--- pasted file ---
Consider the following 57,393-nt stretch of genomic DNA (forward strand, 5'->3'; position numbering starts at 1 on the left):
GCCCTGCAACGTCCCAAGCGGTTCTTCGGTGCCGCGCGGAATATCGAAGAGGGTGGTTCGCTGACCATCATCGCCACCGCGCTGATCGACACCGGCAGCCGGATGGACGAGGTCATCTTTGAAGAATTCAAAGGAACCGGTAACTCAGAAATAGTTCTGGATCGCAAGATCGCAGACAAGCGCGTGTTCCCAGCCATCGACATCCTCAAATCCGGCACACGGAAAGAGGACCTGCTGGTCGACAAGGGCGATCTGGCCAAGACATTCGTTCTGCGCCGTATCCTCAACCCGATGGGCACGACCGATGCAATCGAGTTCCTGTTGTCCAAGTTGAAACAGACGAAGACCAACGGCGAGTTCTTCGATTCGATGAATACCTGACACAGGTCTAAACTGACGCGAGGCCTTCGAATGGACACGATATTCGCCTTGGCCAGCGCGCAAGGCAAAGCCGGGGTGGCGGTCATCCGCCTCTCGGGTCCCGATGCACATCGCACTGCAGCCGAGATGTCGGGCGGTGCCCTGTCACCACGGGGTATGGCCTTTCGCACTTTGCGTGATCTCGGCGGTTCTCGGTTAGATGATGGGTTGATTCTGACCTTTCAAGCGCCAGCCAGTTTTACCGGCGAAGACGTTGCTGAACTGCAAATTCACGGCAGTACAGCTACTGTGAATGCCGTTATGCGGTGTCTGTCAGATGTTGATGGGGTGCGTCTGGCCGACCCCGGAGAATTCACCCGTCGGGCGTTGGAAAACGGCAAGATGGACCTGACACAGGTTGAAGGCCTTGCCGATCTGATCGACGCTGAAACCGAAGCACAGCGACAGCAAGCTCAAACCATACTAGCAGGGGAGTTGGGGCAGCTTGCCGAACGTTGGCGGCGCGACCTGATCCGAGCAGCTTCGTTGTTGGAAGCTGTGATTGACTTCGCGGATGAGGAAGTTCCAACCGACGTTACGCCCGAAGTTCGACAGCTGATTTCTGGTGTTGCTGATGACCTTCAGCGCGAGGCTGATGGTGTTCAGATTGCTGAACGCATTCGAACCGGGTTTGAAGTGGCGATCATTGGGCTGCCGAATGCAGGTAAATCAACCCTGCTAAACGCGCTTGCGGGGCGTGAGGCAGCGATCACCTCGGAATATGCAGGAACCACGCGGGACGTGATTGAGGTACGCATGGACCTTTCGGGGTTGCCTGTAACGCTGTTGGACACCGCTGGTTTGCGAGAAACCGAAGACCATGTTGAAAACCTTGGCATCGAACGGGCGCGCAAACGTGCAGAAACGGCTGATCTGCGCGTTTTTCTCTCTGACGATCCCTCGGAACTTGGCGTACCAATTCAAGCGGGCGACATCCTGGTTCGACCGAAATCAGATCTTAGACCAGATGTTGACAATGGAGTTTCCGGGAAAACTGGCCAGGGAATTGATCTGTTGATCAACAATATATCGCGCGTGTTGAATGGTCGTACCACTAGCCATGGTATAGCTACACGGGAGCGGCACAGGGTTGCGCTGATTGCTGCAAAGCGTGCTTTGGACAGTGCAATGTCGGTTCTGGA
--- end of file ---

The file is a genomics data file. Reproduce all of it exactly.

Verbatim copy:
Consider the following 57,393-nt stretch of genomic DNA (forward strand, 5'->3'; position numbering starts at 1 on the left):
GCCCTGCAACGTCCCAAGCGGTTCTTCGGTGCCGCGCGGAATATCGAAGAGGGTGGTTCGCTGACCATCATCGCCACCGCGCTGATCGACACCGGCAGCCGGATGGACGAGGTCATCTTTGAAGAATTCAAAGGAACCGGTAACTCAGAAATAGTTCTGGATCGCAAGATCGCAGACAAGCGCGTGTTCCCAGCCATCGACATCCTCAAATCCGGCACACGGAAAGAGGACCTGCTGGTCGACAAGGGCGATCTGGCCAAGACATTCGTTCTGCGCCGTATCCTCAACCCGATGGGCACGACCGATGCAATCGAGTTCCTGTTGTCCAAGTTGAAACAGACGAAGACCAACGGCGAGTTCTTCGATTCGATGAATACCTGACACAGGTCTAAACTGACGCGAGGCCTTCGAATGGACACGATATTCGCCTTGGCCAGCGCGCAAGGCAAAGCCGGGGTGGCGGTCATCCGCCTCTCGGGTCCCGATGCACATCGCACTGCAGCCGAGATGTCGGGCGGTGCCCTGTCACCACGGGGTATGGCCTTTCGCACTTTGCGTGATCTCGGCGGTTCTCGGTTAGATGATGGGTTGATTCTGACCTTTCAAGCGCCAGCCAGTTTTACCGGCGAAGACGTTGCTGAACTGCAAATTCACGGCAGTACAGCTACTGTGAATGCCGTTATGCGGTGTCTGTCAGATGTTGATGGGGTGCGTCTGGCCGACCCCGGAGAATTCACCCGTCGGGCGTTGGAAAACGGCAAGATGGACCTGACACAGGTTGAAGGCCTTGCCGATCTGATCGACGCTGAAACCGAAGCACAGCGACAGCAAGCTCAAACCATACTAGCAGGGGAGTTGGGGCAGCTTGCCGAACGTTGGCGGCGCGACCTGATCCGAGCAGCTTCGTTGTTGGAAGCTGTGATTGACTTCGCGGATGAGGAAGTTCCAACCGACGTTACGCCCGAAGTTCGACAGCTGATTTCTGGTGTTGCTGATGACCTTCAGCGCGAGGCTGATGGTGTTCAGATTGCTGAACGCATTCGAACCGGGTTTGAAGTGGCGATCATTGGGCTGCCGAATGCAGGTAAATCAACCCTGCTAAACGCGCTTGCGGGGCGTGAGGCAGCGATCACCTCGGAATATGCAGGAACCACGCGGGACGTGATTGAGGTACGCATGGACCTTTCGGGGTTGCCTGTAACGCTGTTGGACACCGCTGGTTTGCGAGAAACCGAAGACCATGTTGAAAACCTTGGCATCGAACGGGCGCGCAAACGTGCAGAAACGGCTGATCTGCGCGTTTTTCTCTCTGACGATCCCTCGGAACTTGGCGTACCAATTCAAGCGGGCGACATCCTGGTTCGACCGAAATCAGATCTTAGACCAGATGTTGACAATGGAGTTTCCGGGAAAACTGGCCAGGGAATTGATCTGTTGATCAACAATATATCGCGCGTGTTGAATGGTCGTACCACTAGCCATGGTATAGCTACACGGGAGCGGCACAGGGTTGCGCTGATTGCTGCAAAGCGTGCTTTGGACAGTGCAATGTCGGTTCTGGA